Some patients may also qualify for at-home rehabilitation. However, there usually must be a reason (besides transportation) that the patient cannot attend another rehabilitation program.
The length of rehabilitation is usually tailored to the individual patient. According to Mayo Clinic, rehab can be beneficial even a year or year and a half after a stroke.2
Specific Rehabilitation Strategies
The power of rehabilitation lies in the team of professionals who help the patient. Each member of the rehab team handles a different part of recovery so patients get a full range of services and expertise. Some of the professionals who help with rehabilitation include:
- Physiatrists – Specialize in physical medicine and rehabilitation, and lead the rehabilitation team
- Neurologists – Treat patients with neurological conditions, typically at the hospital and occasionally throughout long-term rehabilitation
- Rehabilitation nurses – Assist patients with medication and activities of daily living (ADLs)
- Physical therapists – Improve patients’ motor function through mobility, balance and coordination exercises like range-of-motion exercises, hydrotherapy and constraint-induced movement therapy
- Speech-language pathologists – Help patients overcome aphasia by teaching language production and comprehension skills and work with patients to strengthen swallowing muscles
- Social workers – Guide patients in making decisions about lodging, care and finances
- Occupational therapists – Teach patients how to complete ADLs like getting dressed and bathing, finish simple tasks like cleaning and modify their living environment to accommodate their needs
- Psychologists and psychiatrists – Provide individual and group counseling services and, in some cases, medications like antidepressants to improve mental health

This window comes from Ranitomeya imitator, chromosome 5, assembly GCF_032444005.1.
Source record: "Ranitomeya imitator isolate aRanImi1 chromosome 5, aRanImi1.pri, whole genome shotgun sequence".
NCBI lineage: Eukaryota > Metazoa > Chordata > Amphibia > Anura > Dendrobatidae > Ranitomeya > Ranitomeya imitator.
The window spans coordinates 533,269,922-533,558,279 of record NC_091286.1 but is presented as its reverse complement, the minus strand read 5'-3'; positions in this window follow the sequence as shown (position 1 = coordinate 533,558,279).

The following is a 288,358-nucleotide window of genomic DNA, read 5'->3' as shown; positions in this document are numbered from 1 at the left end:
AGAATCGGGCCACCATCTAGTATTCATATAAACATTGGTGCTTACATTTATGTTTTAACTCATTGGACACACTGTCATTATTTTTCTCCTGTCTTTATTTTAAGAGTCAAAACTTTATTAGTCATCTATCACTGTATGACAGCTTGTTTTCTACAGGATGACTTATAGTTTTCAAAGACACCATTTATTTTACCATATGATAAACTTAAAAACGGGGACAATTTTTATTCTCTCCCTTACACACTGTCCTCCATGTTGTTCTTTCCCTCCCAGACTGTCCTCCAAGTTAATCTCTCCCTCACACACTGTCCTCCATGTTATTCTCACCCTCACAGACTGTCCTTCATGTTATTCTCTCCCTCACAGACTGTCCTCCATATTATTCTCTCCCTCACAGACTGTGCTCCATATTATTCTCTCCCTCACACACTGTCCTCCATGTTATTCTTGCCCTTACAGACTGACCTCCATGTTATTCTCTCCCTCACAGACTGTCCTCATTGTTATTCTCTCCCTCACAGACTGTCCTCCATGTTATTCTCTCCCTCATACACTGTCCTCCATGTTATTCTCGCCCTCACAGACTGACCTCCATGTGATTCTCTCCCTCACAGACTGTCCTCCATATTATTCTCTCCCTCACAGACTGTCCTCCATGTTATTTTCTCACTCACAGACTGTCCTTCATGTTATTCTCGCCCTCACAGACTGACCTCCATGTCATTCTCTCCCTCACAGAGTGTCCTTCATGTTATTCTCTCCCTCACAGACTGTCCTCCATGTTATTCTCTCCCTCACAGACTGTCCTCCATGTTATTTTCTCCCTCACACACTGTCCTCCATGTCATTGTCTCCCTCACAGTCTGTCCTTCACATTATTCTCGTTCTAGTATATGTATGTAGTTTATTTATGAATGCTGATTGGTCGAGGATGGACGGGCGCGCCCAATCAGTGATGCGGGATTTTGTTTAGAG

- Vocational therapists – Set patients up to successfully return to work by polishing resumes, assisting in job searches and making sure patients understand the legal protections for people with disabilities
- Therapeutic recreation specialists – Improve patients’ overall health by getting them involved in social and recreational activities
- Case managers – Coordinate care services behind-the-scenes and advocate for patients
Receive Stroke Rehabilitation at A.G. Rhodes Health & Rehab in Metro Atlanta
A stroke can turn your life upside down, but you don’t have to go through the rehabilitation process alone. Here at A.G. Rhodes Health & Rehab, we approach rehabilitation from a care partnership philosophy that recognizes every team member’s value, from the physical therapist to the patient and their family members. Available rehab services include:
- Rehabilitation gyms that incorporate unweighting technology
- A therapy pool (Atlanta location only)
- Horticultural therapy
- Music therapy
- Gaming consoles and tablets to supplement rehab
- And much more!
Our nonprofit was founded nearly 115 years ago, and today’s staff care just as much about providing quality rehabilitation services as we did then. Call us at (877) 918-6413 to learn more about our services.